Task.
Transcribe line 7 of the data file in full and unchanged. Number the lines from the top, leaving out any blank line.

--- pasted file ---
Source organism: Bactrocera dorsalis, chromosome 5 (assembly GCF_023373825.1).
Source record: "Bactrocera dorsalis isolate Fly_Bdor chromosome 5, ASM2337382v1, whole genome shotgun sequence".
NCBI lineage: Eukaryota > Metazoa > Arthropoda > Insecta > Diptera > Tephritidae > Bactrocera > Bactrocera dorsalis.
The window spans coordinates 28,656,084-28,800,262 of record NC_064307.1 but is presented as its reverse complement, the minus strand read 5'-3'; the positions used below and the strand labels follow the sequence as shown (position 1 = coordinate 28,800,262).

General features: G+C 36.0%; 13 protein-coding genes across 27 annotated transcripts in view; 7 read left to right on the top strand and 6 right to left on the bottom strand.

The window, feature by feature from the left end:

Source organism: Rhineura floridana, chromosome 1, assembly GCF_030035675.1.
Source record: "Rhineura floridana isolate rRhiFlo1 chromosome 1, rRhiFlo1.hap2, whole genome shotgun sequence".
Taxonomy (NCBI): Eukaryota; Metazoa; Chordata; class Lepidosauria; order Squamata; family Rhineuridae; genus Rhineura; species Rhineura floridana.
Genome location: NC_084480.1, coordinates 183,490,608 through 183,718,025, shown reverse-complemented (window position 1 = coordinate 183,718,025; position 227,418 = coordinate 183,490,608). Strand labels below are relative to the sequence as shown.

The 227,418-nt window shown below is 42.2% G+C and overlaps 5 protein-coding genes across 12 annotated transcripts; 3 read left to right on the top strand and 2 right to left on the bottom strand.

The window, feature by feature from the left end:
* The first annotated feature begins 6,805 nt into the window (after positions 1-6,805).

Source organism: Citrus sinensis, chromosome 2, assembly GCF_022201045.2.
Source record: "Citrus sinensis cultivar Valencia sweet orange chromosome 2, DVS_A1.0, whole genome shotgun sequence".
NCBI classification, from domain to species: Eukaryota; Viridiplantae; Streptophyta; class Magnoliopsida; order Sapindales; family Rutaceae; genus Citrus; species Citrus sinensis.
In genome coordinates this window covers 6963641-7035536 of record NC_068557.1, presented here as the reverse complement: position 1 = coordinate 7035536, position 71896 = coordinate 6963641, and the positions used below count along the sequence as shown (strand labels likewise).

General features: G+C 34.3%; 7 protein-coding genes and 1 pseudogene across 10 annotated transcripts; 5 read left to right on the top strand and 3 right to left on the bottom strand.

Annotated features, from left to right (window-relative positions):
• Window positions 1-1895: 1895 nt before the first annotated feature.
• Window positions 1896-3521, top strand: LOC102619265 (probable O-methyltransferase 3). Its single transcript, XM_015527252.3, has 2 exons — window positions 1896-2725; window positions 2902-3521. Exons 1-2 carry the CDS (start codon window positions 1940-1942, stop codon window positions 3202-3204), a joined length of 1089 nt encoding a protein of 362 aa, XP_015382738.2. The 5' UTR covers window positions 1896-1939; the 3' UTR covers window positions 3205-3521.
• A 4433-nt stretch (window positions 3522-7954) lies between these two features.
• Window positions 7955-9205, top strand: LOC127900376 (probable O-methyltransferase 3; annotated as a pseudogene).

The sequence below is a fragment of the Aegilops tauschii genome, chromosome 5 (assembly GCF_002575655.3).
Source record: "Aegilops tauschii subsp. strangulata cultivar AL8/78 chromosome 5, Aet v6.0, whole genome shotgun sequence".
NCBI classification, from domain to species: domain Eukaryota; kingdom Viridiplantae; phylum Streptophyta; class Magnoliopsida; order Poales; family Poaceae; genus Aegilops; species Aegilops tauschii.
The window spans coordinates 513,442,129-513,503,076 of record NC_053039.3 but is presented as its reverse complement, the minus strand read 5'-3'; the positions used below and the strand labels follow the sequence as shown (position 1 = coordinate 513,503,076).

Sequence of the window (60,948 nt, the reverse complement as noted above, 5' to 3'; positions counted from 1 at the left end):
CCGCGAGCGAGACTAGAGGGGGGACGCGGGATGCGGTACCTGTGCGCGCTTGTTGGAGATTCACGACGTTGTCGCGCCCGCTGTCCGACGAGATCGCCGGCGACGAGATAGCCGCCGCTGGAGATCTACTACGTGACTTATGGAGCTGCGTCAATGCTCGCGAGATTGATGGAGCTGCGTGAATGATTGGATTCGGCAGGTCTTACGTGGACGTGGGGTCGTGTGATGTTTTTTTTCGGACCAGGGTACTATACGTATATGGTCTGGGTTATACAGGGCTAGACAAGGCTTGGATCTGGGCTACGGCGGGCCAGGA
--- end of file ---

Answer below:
Source organism: Rhineura floridana, chromosome 1, assembly GCF_030035675.1.